Bandwidth IS still a major issue on most of this planet. I'd resent to have to jump on a bike in search of a decent connection all night to find my account closed at a horrendous loss, just because someone was uploading 61mp images of hairs on an elephant's a$$, while I tried to set an order next door in some coconut shack and it didn't register with the trading platform due to congestion. Not as far-fetched as it seems - I'm sure you've heard these kind of stories before.
    11 Jul 2013, 12:18 PM Reply Like
  • Randal James
    , contributor
    Comments (2752) | Send Message
     
    Zigazaga

     

    There were questions following the live launch of the 1020 from several reporters in the audience. One from the Middle East and another from Europe wondering about the worldwide release of the phone and would the features all be available. Telefonica, which sells throughout Europe and into Central and South America will get a modified version of the 1020 - details available when they launch later this year.

     

    Elop characterised the 1020 as their new 'flagship' model and it does have features that are not supported by the infrastructure in developing markets. The same is true for iPhone 5 or the newest Samsung models. But each leap forward in phone technology allows for modifications to cascade to even the basic phones with improvements and a better experience. The 920 series phones, for instance, will probably improve quite a bit with lesser tweaks filtering down to the simplest of devices. Do recall that at this level we're talking about phones that retail for $40.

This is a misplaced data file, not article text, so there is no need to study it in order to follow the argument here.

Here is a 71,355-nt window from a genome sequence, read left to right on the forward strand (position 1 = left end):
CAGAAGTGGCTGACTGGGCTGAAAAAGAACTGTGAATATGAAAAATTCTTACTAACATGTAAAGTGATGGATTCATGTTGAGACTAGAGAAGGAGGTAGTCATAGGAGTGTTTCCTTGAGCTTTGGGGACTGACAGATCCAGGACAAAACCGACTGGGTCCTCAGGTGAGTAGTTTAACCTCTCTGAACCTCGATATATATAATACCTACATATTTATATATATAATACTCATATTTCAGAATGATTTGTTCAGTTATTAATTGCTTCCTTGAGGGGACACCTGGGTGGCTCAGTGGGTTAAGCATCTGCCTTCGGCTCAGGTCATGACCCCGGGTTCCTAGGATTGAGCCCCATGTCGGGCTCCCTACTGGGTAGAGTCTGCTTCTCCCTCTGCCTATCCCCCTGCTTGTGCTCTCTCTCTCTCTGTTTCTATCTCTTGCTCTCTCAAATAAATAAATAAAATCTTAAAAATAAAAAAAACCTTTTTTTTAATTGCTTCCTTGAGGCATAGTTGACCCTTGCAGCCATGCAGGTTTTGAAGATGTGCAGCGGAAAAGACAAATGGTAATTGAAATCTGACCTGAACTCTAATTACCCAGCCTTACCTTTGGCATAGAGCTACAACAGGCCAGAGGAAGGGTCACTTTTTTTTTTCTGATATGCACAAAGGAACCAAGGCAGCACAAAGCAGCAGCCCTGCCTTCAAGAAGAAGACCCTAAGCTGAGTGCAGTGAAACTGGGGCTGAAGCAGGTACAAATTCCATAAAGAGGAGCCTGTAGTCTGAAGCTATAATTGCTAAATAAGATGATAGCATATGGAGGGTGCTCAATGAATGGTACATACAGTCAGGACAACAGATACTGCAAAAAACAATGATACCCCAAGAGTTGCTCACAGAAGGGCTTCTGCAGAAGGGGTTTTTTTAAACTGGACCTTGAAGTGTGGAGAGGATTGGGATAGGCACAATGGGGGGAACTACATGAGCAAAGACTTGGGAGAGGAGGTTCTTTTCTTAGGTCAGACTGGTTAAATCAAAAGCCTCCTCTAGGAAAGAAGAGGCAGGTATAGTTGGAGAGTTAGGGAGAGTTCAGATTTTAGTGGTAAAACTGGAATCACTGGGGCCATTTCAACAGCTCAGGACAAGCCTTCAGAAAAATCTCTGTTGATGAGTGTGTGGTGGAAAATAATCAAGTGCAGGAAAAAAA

He did not claim - or need to - that this was an entirely new phone system. It is, quite simply, the first marriage of a really good digital camera with a really good phone. Not significant to me but perhaps for others is this has a sound recording system that matches the awesomeness of the optics. The cost is the same as for an Apple with similar 32GB memory. Maybe that isn't the package you would be looking for when making your personal decision. Nokia's hunch, with which I concur, is for millions of users, it will be.
    11 Jul 2013, 12:54 PM Reply Like
  • Doug Dallam
    , contributor
    Comments (8000) | Send Message
     
    ed

     

    They should have called the Samsung phone: "Now Introducing the new Samsung phone, THE BRICK."
    11 Jul 2013, 01:21 PM Reply Like
  • Doug Dallam
    , contributor
    Comments (8000) | Send Message
     
    zig

     

    Mostly true, but the Nikon 3600 USD 38MP camera is a nice thing to have for pro photographers. More room to crop.
    11 Jul 2013, 01:23 PM Reply Like
  • robmx
    , contributor
    Comments (115) | Send Message
     
    Wait a minute you must have the dimensions wrong. Isn't the Nokia supposed to be the brick? The weight and dimensions of the S4 listed above more resemble a brick to me. Thicker and heavier.

     

    I wonder if the pundits will notice that? Probably not.
    11 Jul 2013, 06:24 AM Reply Like
  • The Aristos
    , contributor
    Comments (58) | Send Message
     
    That Samsung phone is horrendous. Plain and simple.
    11 Jul 2013, 09:20 AM Reply Like
  • lklein
    , contributor
    Comments (29) | Send Message
     
    It's not about the hardware, it's about the SW. As I type this on my Vista OS laptop, I promise to never buy anything microsoft again....
    I will never trust Microsoft again. Everytime they come out with a new OS you can hear everyone hold their breath....I'm not going to commit my apps to run on that OS - EVER.
    Fool me once shame on you, fool me twice..
    11 Jul 2013, 10:40 AM Reply Like
  • zigazaga
    , contributor
    Comments (147) | Send Message